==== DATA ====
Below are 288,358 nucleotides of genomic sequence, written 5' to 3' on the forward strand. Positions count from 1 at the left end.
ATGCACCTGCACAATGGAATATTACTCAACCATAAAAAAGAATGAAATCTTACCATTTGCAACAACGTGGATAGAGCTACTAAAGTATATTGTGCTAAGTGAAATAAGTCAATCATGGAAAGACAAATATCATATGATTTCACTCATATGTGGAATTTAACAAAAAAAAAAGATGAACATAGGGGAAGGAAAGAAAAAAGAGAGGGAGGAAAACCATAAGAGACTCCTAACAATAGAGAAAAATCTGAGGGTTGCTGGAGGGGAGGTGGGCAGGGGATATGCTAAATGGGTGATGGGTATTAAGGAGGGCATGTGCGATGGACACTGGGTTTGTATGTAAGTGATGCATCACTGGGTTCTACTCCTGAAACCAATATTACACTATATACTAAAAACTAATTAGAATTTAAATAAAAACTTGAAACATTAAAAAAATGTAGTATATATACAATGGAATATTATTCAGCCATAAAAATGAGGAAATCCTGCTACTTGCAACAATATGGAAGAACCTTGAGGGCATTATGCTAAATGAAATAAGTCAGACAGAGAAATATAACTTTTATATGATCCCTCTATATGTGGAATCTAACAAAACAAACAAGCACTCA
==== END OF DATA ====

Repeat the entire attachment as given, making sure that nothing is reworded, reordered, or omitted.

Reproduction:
Below are 288,358 nucleotides of genomic sequence, written 5' to 3' on the forward strand. Positions count from 1 at the left end.
ATGCACCTGCACAATGGAATATTACTCAACCATAAAAAAGAATGAAATCTTACCATTTGCAACAACGTGGATAGAGCTACTAAAGTATATTGTGCTAAGTGAAATAAGTCAATCATGGAAAGACAAATATCATATGATTTCACTCATATGTGGAATTTAACAAAAAAAAAAGATGAACATAGGGGAAGGAAAGAAAAAAGAGAGGGAGGAAAACCATAAGAGACTCCTAACAATAGAGAAAAATCTGAGGGTTGCTGGAGGGGAGGTGGGCAGGGGATATGCTAAATGGGTGATGGGTATTAAGGAGGGCATGTGCGATGGACACTGGGTTTGTATGTAAGTGATGCATCACTGGGTTCTACTCCTGAAACCAATATTACACTATATACTAAAAACTAATTAGAATTTAAATAAAAACTTGAAACATTAAAAAAATGTAGTATATATACAATGGAATATTATTCAGCCATAAAAATGAGGAAATCCTGCTACTTGCAACAATATGGAAGAACCTTGAGGGCATTATGCTAAATGAAATAAGTCAGACAGAGAAATATAACTTTTATATGATCCCTCTATATGTGGAATCTAACAAAACAAACAAGCACTCA